Relocation and loss of land from the pipeline threaten the employment and livelihoods of tens of thousands of people.
A local natural resources officer of Mubende district, Vincent Kinene, fears that the project will interrupt access across villages because crisscrossing the pipeline route is not possible. “Outside the long-promised jobs and hyped local transformation, there will likely be a spike in land and access related conflicts,” he says.
According to Kinene, the quoted mitigations in the Environmental and Social Impact report are generic and not locality specific. The lack of thoroughness at that stage is an indicator of spills to come.
While the government claims that oil developments will increase energy supply and lower the overall cost of power generation in Uganda, environmentalists are concerned about the colossal impact of oil developments on the environment. They say that since Uganda has a huge capacity of potential renewable energy that can be readily tapped into. So why turn to non-renewable fossil fuels?
“Government’s insistence on developing oil resources is coming at the expense of providing clean, affordable and reliable energy options such as off-grid solar”, says Dickens Kamugisha, Executive Director at the Africa Institute for Energy Governance, a local Non-Governmental Organisation spearheading the campaign to stop the project.
Uganda, which has one of the highest population growth rates in the world according to the World Bank, already cannot keep pace with its energy demands.
Current Energy Situation
Uganda meets more than 93% of its energy demand with biomass in form of charcoal and firewood, 6% with fossil fuel combustion and only 1% with electricity from hydro and fossil-fuelled thermal power plants, according to statistics from the Ministry of Energy. The country currently imports all its petroleum-product requirements.
Only about 15% of the population has access to electricity, and in rural areas, it’s only 7%. The majority of the population continues to rely on wood fuel and charcoal. This has resulted in the depletion of the country’s forests and woodlands, and related health hazards. In the past 25 years, Uganda has lost 63% of its forest cover due to tree-cutting for firewood, timber and charcoal, according to the National Forest Authority. The loss of these fragile ecosystems not only has serious implications on Uganda’s biodiversity, but also compromises the ability of the country to cope with the climate change.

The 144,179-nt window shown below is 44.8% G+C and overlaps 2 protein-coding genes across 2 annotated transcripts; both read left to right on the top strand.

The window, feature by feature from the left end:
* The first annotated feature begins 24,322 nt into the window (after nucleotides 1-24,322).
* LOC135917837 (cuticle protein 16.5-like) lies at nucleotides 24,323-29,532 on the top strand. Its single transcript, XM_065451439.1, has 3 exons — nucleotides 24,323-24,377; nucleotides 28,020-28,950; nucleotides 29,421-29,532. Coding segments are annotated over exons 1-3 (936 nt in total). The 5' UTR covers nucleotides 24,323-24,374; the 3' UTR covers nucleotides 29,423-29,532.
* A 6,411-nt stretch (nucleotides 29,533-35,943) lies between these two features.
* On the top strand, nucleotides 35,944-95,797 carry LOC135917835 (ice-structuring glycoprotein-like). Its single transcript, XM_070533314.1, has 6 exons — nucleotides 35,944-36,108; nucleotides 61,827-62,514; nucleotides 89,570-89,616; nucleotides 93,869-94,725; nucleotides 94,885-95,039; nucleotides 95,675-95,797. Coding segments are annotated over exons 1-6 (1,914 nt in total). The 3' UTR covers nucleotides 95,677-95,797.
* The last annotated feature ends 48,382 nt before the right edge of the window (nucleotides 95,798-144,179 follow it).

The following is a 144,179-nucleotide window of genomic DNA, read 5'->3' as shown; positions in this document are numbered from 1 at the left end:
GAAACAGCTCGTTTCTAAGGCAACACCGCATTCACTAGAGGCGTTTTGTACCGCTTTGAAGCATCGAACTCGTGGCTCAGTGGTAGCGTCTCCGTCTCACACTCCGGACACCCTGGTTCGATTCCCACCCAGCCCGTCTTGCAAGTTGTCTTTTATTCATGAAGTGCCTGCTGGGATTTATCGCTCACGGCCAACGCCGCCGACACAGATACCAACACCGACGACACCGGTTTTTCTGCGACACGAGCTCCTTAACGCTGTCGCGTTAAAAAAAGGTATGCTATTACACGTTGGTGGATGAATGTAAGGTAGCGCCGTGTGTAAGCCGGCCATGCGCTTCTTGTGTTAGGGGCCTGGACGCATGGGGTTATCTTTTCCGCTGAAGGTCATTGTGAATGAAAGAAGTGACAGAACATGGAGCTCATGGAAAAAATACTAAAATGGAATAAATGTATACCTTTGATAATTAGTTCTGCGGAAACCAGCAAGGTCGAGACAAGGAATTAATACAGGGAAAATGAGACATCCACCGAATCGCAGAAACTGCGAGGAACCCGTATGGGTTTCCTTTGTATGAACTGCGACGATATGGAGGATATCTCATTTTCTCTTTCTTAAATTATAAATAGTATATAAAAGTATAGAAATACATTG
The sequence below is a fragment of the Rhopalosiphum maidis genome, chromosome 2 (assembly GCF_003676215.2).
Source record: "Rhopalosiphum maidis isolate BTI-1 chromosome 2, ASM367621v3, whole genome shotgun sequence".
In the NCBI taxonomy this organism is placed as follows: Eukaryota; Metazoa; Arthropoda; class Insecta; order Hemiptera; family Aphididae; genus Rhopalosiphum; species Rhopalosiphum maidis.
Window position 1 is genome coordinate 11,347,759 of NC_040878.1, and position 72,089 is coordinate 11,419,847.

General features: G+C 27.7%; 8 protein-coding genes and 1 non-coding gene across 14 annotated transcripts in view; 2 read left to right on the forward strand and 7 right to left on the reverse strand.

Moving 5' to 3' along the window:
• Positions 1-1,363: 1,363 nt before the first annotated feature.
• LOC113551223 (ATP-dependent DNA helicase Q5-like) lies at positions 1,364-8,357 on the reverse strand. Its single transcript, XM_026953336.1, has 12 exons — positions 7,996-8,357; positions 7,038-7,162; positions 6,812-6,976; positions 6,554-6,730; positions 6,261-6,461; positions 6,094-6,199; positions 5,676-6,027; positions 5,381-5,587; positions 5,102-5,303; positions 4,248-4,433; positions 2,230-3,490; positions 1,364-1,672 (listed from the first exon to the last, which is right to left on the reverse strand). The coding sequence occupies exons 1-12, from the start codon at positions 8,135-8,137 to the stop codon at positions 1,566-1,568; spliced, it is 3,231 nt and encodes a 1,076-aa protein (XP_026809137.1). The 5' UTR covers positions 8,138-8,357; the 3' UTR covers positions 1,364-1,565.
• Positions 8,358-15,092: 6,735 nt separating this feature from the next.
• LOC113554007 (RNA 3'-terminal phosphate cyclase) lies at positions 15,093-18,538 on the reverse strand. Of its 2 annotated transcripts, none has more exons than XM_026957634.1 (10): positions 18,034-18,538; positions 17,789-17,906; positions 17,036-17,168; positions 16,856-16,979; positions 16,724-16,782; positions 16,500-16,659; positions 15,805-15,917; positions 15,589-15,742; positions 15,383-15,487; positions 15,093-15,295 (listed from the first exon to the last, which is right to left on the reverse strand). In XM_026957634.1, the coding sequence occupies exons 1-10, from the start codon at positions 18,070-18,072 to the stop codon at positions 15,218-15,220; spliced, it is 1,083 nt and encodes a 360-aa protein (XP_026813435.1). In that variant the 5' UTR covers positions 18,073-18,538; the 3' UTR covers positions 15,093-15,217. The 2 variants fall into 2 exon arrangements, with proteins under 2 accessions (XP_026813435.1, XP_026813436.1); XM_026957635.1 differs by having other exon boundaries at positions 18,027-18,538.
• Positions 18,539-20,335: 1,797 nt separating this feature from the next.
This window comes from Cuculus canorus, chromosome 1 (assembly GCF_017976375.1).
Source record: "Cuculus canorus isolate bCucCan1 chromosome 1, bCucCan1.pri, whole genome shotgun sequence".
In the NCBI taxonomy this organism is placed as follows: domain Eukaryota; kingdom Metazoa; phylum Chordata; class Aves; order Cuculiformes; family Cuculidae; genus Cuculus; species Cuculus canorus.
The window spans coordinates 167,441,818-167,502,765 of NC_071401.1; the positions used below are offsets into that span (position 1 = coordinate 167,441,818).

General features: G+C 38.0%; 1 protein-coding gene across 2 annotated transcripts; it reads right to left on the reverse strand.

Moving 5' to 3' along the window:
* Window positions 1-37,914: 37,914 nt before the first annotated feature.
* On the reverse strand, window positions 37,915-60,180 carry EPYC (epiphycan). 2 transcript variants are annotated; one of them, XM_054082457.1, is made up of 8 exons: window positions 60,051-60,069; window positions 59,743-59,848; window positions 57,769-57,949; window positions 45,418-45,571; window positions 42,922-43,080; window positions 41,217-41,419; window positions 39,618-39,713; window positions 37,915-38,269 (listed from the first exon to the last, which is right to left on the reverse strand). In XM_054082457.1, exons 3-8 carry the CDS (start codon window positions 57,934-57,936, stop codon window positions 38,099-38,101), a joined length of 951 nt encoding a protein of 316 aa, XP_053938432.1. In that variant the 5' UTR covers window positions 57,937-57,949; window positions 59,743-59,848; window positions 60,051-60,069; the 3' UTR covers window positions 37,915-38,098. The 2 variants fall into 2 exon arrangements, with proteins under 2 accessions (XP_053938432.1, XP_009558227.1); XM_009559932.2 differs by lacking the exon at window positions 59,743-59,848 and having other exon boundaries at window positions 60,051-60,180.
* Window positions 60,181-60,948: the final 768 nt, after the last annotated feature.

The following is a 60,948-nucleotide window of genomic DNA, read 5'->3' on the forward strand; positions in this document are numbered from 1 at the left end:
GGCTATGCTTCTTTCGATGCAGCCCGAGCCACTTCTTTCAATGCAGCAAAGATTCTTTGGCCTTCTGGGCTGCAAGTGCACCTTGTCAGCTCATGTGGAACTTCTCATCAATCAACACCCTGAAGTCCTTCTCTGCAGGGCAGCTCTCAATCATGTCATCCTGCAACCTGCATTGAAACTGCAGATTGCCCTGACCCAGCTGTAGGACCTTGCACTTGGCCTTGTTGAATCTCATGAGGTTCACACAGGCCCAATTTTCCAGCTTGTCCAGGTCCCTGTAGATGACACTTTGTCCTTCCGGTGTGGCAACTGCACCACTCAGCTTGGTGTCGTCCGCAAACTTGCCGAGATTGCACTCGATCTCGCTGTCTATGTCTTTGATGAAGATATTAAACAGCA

Some activists believe that the pipeline project is not the best option for the country given its current development status. “Uganda should rather look for opportunities to diversify its economy by investing in clean energy projects which have the potential to generate multiple sustainable development benefits”, says Ramalope.
Uganda’s energy sector has experienced an over-emphasis on hydropower and petroleum as the most important energy assets overlooking other potential sources. This development path, experts say, is being driven by an appetite for large portfolio infrastructure projects that offer political mileage.
Over-reliance on hydropower dams most of which are located along the River Nile has plunged Uganda into years of chronic electricity shortages, load shedding, high tariffs and low levels of electricity penetration, especially in the rural areas. Effects of climate change, as well as environmental degradation, have continuously undermined the hydrology on River Nile, decimating the power generation capacity of the hydropower plants along the river, a situation that has brought about power supply shortages in the country.
It’s thus clear that an expanded and diversified range of renewable power sources is critical in solving the country’s energy needs.
Energy development in Uganda and environmental damage are intricately related. The energy sector has bigger environmental impacts than any other economic sector. Hence, energy investments in Uganda are subject to greater environmental scrutiny.
In 2006, Uganda confirmed the existence of commercially viable quantities of oil in the Albertine basin. According to the Petroleum Authority of Uganda, oil reserve estimates remain at 6 billion barrels. The international oil companies finalized the exploration phase and are now preparing to undertake the development phase, which will subsequently lead to production in 2023. The output is expected to peak at 220,000 barrels-a-day of crude, Uganda consumes around 15,000 barrels-a-day of crude, the remainder will be exported.
The Government expects that the development of the oil and gas industry will accelerate economic growth, job creation, contribute to poverty eradication, and improve the general prosperity of Uganda.